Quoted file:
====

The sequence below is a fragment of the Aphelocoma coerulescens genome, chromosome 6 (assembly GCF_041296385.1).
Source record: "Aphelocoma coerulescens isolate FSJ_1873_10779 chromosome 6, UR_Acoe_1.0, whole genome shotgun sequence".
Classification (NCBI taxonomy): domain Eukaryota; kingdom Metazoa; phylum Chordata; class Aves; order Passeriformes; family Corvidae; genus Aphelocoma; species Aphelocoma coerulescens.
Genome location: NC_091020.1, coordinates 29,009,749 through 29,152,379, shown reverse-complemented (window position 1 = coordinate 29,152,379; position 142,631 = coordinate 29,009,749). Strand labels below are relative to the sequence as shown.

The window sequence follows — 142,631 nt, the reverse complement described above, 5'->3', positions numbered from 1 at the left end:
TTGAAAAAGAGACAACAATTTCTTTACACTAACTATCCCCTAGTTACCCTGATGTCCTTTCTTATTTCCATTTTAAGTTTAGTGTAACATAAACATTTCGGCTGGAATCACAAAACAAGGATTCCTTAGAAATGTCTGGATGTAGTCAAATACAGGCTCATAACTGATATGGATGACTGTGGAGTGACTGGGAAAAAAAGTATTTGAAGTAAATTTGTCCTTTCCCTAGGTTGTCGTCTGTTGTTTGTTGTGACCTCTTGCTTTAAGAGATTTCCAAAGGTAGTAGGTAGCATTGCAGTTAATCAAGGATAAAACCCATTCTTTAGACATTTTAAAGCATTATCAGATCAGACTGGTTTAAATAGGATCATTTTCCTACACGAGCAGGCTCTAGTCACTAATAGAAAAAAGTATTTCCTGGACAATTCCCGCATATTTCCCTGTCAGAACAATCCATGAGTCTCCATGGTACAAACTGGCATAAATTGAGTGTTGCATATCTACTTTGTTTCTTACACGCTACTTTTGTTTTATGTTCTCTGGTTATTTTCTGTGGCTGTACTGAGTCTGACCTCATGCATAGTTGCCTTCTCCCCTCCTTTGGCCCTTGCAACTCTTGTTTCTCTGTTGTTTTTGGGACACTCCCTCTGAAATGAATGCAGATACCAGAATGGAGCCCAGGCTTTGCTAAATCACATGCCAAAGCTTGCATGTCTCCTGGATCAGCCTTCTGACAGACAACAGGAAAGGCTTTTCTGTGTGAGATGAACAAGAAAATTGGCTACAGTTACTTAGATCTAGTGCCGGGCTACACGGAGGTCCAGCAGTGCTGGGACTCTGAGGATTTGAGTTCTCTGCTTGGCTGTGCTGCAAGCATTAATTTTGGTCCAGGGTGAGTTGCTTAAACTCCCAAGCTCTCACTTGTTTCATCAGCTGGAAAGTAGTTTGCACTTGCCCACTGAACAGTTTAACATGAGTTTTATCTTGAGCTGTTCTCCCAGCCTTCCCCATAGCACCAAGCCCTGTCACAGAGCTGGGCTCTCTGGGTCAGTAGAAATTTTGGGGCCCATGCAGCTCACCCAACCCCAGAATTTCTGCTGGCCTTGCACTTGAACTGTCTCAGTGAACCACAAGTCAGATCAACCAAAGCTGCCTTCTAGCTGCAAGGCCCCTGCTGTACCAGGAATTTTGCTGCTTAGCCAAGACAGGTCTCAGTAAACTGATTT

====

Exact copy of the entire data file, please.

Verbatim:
The sequence below is a fragment of the Aphelocoma coerulescens genome, chromosome 6 (assembly GCF_041296385.1).
Source record: "Aphelocoma coerulescens isolate FSJ_1873_10779 chromosome 6, UR_Acoe_1.0, whole genome shotgun sequence".
Classification (NCBI taxonomy): domain Eukaryota; kingdom Metazoa; phylum Chordata; class Aves; order Passeriformes; family Corvidae; genus Aphelocoma; species Aphelocoma coerulescens.
Genome location: NC_091020.1, coordinates 29,009,749 through 29,152,379, shown reverse-complemented (window position 1 = coordinate 29,152,379; position 142,631 = coordinate 29,009,749). Strand labels below are relative to the sequence as shown.

The window sequence follows — 142,631 nt, the reverse complement described above, 5'->3', positions numbered from 1 at the left end:
TTGAAAAAGAGACAACAATTTCTTTACACTAACTATCCCCTAGTTACCCTGATGTCCTTTCTTATTTCCATTTTAAGTTTAGTGTAACATAAACATTTCGGCTGGAATCACAAAACAAGGATTCCTTAGAAATGTCTGGATGTAGTCAAATACAGGCTCATAACTGATATGGATGACTGTGGAGTGACTGGGAAAAAAAGTATTTGAAGTAAATTTGTCCTTTCCCTAGGTTGTCGTCTGTTGTTTGTTGTGACCTCTTGCTTTAAGAGATTTCCAAAGGTAGTAGGTAGCATTGCAGTTAATCAAGGATAAAACCCATTCTTTAGACATTTTAAAGCATTATCAGATCAGACTGGTTTAAATAGGATCATTTTCCTACACGAGCAGGCTCTAGTCACTAATAGAAAAAAGTATTTCCTGGACAATTCCCGCATATTTCCCTGTCAGAACAATCCATGAGTCTCCATGGTACAAACTGGCATAAATTGAGTGTTGCATATCTACTTTGTTTCTTACACGCTACTTTTGTTTTATGTTCTCTGGTTATTTTCTGTGGCTGTACTGAGTCTGACCTCATGCATAGTTGCCTTCTCCCCTCCTTTGGCCCTTGCAACTCTTGTTTCTCTGTTGTTTTTGGGACACTCCCTCTGAAATGAATGCAGATACCAGAATGGAGCCCAGGCTTTGCTAAATCACATGCCAAAGCTTGCATGTCTCCTGGATCAGCCTTCTGACAGACAACAGGAAAGGCTTTTCTGTGTGAGATGAACAAGAAAATTGGCTACAGTTACTTAGATCTAGTGCCGGGCTACACGGAGGTCCAGCAGTGCTGGGACTCTGAGGATTTGAGTTCTCTGCTTGGCTGTGCTGCAAGCATTAATTTTGGTCCAGGGTGAGTTGCTTAAACTCCCAAGCTCTCACTTGTTTCATCAGCTGGAAAGTAGTTTGCACTTGCCCACTGAACAGTTTAACATGAGTTTTATCTTGAGCTGTTCTCCCAGCCTTCCCCATAGCACCAAGCCCTGTCACAGAGCTGGGCTCTCTGGGTCAGTAGAAATTTTGGGGCCCATGCAGCTCACCCAACCCCAGAATTTCTGCTGGCCTTGCACTTGAACTGTCTCAGTGAACCACAAGTCAGATCAACCAAAGCTGCCTTCTAGCTGCAAGGCCCCTGCTGTACCAGGAATTTTGCTGCTTAGCCAAGACAGGTCTCAGTAAACTGATTT